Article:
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Could you take a look at LAME's RG scanning to see if it could benefit similarly, please?

BTW, foobar2000's RG scanning is fast too.


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PrakashP
post Nov 5 2005, 10:35
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QUOTE (kjoonlee @ Nov 5 2005, 11:22 AM)
Could you take a look at LAME's RG scanning to see if it could benefit similarly, please?

BTW, foobar2000's RG scanning is fast too.
*


The one in lame cvs looks recent (or even newer). Perhaps somebody should check which is latest/fastest. fb2k'sdk should include its gain_analysis file, I'd guess.
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john33
post Nov 5 2005, 19:16
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QUOTE (PrakashP @ Nov 5 2005, 08:44 AM)
In main.c in static FILE_LIST* alloc_node(const char* file)

change
CODE
node->dc_offset = calloc(2, sizeof(double *));

to
CODE
node->dc_offset = calloc(10, sizeof(double));

We want doubles not pointers to doubles. I changed to 2 to 10, as you would get probs if you want to open multi channel wavs. I think 10 is pretty safe but not a real fix. It should in fact be set to the source's channels.
Thanks, there was an issue there. I've changed the declaration to two doubles rather than use a pointer since the algorithm only supports either one, or two, channels, and not multichannel.
QUOTE (PrakashP @ Nov 5 2005, 08:44 AM)
Then I found out wavegain is leaking, and a few minutes more I fixed it. I think I should submit a patch to John. (In wavegain.c in get_gain: Search for "float **buffer = malloc(sizeof(float *) * wg_opts->channels);" and the second find is the place where to substitue with this code. I guess you'll see how.)
Actually, the leak was in write_gains, not get_gain, but thanks for making me look at the code!! wink.gif
QUOTE (PrakashP @ Nov 5 2005, 08:44 AM)
BTW, wavegain uses an old version of gain_analysis.c, as far as I can see. You may want to sync to latest one found in latest mp3gain for a nice speed-up.
I've incorporated the files from the mp3gain source which, incidentally, required moving from floats to doubles - probably no bad thing. smile.gif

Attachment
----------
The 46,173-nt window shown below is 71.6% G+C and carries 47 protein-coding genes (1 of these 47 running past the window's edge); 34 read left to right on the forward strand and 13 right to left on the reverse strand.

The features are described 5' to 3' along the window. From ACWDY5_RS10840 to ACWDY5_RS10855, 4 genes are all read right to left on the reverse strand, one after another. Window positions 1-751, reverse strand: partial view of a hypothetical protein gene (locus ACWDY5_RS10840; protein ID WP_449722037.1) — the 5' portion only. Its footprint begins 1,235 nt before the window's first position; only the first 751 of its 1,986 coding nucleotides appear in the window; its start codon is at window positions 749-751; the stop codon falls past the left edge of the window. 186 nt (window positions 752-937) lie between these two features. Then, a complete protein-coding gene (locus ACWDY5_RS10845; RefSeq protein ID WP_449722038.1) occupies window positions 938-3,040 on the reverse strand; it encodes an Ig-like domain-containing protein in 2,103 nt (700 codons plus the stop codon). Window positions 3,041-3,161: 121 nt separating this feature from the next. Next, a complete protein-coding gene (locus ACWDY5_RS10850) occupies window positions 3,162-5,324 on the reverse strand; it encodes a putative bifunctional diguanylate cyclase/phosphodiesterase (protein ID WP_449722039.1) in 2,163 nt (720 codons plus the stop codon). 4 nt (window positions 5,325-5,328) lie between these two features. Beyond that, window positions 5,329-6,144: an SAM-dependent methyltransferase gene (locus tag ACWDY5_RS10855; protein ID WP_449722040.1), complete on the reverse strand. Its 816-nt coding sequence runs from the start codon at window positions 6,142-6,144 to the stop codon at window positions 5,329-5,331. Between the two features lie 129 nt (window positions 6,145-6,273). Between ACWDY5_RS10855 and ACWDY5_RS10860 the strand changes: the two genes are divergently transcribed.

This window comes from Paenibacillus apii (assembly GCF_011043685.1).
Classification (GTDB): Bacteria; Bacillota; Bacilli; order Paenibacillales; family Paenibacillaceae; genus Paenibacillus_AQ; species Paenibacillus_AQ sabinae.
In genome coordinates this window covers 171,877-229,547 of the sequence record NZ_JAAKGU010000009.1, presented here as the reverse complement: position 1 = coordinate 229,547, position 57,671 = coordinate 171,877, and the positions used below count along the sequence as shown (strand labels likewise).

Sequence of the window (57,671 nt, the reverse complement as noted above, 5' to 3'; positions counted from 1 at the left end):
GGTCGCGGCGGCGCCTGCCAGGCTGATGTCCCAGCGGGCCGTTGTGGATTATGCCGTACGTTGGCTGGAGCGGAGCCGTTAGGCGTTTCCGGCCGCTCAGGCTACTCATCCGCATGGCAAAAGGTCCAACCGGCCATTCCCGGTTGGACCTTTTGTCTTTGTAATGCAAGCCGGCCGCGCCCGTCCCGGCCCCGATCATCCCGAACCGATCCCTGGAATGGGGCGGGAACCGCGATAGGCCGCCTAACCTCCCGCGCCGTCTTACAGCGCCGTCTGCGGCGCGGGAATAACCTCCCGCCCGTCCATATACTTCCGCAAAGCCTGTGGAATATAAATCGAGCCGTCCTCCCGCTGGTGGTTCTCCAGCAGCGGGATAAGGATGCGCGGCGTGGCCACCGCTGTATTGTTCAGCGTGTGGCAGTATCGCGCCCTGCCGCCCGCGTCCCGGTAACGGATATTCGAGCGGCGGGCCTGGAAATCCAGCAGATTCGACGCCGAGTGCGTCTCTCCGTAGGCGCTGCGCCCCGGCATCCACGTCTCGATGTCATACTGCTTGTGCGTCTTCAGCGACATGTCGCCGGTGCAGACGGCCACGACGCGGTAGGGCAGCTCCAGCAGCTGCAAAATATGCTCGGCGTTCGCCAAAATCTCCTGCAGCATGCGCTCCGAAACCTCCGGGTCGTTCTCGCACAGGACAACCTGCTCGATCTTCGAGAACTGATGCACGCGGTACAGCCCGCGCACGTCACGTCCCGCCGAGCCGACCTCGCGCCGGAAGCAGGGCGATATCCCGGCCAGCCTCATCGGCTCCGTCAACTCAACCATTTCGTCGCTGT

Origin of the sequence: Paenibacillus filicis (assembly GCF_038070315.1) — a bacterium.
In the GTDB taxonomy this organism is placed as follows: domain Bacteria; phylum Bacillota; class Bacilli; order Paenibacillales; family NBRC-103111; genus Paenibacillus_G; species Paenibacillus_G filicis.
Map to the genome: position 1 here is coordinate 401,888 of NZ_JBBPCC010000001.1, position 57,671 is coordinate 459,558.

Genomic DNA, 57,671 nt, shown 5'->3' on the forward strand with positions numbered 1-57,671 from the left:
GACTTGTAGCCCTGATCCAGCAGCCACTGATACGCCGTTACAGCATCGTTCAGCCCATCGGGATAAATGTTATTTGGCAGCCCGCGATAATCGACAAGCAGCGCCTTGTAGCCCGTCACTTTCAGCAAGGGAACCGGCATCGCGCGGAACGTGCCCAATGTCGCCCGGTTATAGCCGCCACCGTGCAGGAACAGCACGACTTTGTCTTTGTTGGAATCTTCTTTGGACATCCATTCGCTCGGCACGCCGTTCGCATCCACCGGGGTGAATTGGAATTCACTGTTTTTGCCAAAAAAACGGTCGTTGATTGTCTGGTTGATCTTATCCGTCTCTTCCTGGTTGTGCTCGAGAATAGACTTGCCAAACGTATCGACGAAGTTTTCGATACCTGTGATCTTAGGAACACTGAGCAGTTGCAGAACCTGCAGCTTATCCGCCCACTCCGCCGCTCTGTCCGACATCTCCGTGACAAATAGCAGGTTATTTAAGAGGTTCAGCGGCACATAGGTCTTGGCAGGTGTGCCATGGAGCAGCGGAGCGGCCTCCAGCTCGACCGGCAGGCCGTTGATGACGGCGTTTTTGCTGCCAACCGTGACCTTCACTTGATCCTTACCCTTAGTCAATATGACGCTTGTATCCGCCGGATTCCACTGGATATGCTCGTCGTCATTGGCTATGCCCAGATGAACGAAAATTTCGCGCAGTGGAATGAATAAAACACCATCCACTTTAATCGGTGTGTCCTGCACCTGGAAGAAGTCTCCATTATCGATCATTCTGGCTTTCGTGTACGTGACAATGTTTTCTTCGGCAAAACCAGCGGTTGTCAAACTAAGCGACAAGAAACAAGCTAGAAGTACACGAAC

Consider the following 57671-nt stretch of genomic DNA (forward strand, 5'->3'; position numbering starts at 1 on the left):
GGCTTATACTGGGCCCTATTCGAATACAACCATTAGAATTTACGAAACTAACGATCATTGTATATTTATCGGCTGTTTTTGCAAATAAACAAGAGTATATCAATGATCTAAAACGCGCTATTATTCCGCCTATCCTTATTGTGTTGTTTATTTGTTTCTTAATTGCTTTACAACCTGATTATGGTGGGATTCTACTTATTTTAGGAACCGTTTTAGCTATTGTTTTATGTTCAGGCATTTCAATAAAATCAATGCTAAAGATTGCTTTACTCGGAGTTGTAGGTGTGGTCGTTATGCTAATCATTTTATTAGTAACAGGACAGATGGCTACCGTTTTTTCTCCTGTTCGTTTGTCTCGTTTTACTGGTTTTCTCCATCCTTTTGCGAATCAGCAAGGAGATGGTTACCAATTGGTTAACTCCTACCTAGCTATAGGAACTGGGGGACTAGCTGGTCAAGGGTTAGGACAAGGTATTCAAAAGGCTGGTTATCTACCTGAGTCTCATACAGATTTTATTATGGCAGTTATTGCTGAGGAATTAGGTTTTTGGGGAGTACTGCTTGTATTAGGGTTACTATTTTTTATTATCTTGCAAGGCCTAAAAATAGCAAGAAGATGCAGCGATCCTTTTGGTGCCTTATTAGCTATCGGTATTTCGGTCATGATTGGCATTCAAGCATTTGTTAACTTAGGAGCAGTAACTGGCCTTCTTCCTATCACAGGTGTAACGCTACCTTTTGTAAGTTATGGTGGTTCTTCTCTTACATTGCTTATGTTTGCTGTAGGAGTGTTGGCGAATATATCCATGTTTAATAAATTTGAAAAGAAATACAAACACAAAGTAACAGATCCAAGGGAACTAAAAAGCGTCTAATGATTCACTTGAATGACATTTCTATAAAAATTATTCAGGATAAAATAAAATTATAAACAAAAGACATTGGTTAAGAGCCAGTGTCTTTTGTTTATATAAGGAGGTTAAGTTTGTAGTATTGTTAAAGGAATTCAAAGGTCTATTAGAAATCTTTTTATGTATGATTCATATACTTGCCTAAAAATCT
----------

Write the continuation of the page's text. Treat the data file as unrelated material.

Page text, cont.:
Thanks again for the interest and advice. I've one or two other things to look at before I make another release.


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PrakashP
post Nov 5 2005, 19:44
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QUOTE (john33 @ Nov 5 2005, 08:16 PM)
Actually, the leak was in write_gains, not get_gain, but thanks for making me look at the code!! wink.gif


Well, I haven't actually ever used writing so I didn't find that leak, but trust me, there is a leak in get_gain as well. ohmy.gif

QUOTE
Thanks again for the interest and advice. I've one or two other things to look at before I make another release.


Glad I could help. smile.gif Have you thought a about adding a project file? Currenlty there is nothing for Linux/Unix building. If you never tried cmake, try it. smile.gif It even features a GUI if you want.

Something unrelated: Why don't you try to get this stuff integrated into mp3gain? Then the porblem of syncing with gain_analysis would be gone and you'd have an all-in-one tool. aac managed to get integrated...

Oh some last advise: Though using mem on the stack ("static arrays") is easier to handle (like you changed above issue with dc_offset), if you write beyond the border, you have a very hard time debugging, as tools like valgrind won't detect it. So unless it is performance critical, try to use mem on the heap ("dynamic /malloced arrays") as much as possible. It is better to leak than to crash. In this case usually the leak can be located easier than crashing due to corrupting the stack.

This post has been edited by PrakashP: Nov 5 2005, 19:51
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rompel
post Nov 5 2005, 23:03
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QUOTE (john33 @ Nov 5 2005, 10:16 AM)
Thanks again for the interest and advice. I've one or two other things to look at before I make another release.
*